SAMBOLIN: Welcome back to EARLY START. I'm Zoraida Sambolin along with Ashleigh Banfield.

Free hostages, Jessica Buchanan and Poul Thisted have arrived at a U.S. military based in Italy. Buchanan us getting reintegration treatment at the hospital. Buchanan's father headed to Italy for the reunion. Both free hostages are said to be OK.

Back home in Indiana, Jessica Buchanan's uncle, David Buchanan getting very emotional when he talks about what navy SEALs did for his niece.


DAVID BUCHANAN, JESSICA'S UNCLE: The men that risk their lives -- I can't say enough. So, I really, really appreciate it.


SAMBOLIN: And Nkepile Mabuse live from Nairobi, Kenya with more for us this morning. And Nkepile, do we know when she is coming home?

NKEPILE MABUSE, CNN INTERNATIONAL CORRESPONDENT: That's still unclear, Zoraida, but we understand that in Italy she will go through what the U.S. military refers to as phase two reintegration, a form of hostages. And what we understand is this could entail a formal and structured debriefing of both Jessica and Poul, and also, a thorough medical examination.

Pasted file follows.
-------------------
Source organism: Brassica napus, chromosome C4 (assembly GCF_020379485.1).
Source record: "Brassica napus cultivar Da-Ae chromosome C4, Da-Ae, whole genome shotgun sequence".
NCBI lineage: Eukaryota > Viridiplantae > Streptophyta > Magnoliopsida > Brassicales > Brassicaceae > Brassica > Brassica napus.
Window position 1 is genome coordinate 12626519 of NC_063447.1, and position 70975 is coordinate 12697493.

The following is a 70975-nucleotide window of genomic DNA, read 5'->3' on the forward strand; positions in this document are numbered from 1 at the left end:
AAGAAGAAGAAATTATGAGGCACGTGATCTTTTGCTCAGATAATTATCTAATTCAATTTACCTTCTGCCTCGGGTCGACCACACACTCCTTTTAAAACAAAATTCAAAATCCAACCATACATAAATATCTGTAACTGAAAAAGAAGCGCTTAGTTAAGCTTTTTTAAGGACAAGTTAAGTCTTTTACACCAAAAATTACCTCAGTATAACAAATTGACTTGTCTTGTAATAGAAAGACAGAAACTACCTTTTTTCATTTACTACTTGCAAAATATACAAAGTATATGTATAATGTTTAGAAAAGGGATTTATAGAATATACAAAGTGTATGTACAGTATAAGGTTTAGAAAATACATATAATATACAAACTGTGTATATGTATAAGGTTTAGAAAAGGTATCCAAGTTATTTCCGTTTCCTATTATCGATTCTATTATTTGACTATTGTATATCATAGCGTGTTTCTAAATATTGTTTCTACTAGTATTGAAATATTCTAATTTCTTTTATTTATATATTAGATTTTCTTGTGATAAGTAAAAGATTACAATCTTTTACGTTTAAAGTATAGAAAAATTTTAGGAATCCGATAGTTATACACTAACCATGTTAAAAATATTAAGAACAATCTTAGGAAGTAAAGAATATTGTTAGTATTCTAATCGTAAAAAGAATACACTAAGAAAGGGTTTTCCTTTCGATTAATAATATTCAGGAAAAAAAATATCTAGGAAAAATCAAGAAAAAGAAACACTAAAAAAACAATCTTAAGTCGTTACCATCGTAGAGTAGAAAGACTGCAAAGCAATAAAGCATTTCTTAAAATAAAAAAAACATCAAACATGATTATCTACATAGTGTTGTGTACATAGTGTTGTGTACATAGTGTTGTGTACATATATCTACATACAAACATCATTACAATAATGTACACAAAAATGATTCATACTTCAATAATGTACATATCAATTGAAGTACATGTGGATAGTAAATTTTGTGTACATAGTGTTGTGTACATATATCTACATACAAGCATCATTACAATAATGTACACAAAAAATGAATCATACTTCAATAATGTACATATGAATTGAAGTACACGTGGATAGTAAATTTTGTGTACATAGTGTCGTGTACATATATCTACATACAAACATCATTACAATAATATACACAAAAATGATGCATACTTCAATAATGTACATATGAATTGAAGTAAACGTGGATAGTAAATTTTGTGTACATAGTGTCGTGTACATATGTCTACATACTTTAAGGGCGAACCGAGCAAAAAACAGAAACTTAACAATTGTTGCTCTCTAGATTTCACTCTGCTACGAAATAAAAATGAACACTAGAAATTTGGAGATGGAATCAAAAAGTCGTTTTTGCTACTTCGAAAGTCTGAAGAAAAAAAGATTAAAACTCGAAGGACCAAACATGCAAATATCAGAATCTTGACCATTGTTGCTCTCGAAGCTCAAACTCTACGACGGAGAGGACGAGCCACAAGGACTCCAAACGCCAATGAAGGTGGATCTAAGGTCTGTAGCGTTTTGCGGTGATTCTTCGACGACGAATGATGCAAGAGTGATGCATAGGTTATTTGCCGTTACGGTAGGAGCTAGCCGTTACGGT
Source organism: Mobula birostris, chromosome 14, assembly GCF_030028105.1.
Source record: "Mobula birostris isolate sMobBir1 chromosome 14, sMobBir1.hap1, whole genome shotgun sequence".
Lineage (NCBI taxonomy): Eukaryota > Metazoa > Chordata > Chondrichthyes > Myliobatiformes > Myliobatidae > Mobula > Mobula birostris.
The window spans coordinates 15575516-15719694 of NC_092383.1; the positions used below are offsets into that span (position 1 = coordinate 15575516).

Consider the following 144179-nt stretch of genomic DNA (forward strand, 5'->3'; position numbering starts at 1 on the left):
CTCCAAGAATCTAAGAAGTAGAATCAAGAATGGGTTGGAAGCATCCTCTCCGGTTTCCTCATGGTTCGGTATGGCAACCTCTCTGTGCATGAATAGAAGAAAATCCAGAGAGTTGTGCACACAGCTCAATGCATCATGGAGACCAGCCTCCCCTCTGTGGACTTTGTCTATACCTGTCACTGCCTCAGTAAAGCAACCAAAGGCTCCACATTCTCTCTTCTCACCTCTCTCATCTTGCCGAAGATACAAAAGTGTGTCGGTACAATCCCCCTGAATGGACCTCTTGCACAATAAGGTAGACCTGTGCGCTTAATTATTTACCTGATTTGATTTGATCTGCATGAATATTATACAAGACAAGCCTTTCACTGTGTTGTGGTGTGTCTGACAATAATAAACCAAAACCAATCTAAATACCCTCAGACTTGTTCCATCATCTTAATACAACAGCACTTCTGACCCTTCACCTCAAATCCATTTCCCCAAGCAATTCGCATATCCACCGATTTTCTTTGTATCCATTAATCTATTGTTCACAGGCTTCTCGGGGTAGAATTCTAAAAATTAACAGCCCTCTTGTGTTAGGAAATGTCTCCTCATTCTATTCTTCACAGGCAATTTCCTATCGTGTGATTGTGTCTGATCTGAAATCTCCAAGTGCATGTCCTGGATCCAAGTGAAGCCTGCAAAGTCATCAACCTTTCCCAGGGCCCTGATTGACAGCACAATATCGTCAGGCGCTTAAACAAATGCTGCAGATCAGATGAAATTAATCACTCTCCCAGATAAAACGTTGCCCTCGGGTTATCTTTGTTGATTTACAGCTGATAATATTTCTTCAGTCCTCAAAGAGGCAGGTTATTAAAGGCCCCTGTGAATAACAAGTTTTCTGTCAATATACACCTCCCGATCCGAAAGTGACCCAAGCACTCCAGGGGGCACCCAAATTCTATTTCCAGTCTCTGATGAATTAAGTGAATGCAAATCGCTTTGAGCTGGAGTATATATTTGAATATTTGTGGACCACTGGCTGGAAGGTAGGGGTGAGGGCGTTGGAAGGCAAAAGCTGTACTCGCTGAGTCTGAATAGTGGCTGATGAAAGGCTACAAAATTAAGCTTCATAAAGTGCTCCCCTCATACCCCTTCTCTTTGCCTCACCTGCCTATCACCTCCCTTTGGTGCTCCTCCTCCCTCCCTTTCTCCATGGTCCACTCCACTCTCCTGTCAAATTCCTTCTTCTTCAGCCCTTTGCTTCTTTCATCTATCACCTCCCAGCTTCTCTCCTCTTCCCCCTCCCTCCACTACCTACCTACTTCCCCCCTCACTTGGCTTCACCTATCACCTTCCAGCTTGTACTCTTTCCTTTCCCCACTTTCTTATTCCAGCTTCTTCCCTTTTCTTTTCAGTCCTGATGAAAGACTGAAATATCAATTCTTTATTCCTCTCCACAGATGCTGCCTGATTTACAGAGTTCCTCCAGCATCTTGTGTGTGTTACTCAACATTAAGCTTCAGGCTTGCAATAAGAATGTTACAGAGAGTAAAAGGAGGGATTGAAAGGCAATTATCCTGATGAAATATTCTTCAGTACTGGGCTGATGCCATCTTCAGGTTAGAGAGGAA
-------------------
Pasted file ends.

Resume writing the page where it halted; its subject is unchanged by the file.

But there's an important aspect to, this Zoraida, and it's called the decompression period. And we understand that it requires at least 72 hours to be fully effective just to ensure that Jessica and Poul are as close to 100 percent when it comes to health and well-being as they were before they were held hostage.

You know, as you can imagine, they've gone through quite an ordeal, but it's still unclear when Jessica will be heading back to the United States. and if she does, it's probably going to be via military helicopter, Zoraida.

SAMBOLIN: All right. Nkepile Mabuse live in Nairobi, Kenya. Thanks for all the details.

BANFIELD: And ahead in our next hour which is coming up in just over four minutes, big night, fight night in Florida, you might say. Who needs pay per view when you can watch a debate on CNN. Who dominated who? We're going to break it down.

SAMBOLIN: And the files for the four convicted murderers pardoned by former Mississippi governor, Haley Barbour, they're missing. Where are they? We don't think anybody know, but we're going to try to find out. You're watching EARLY START.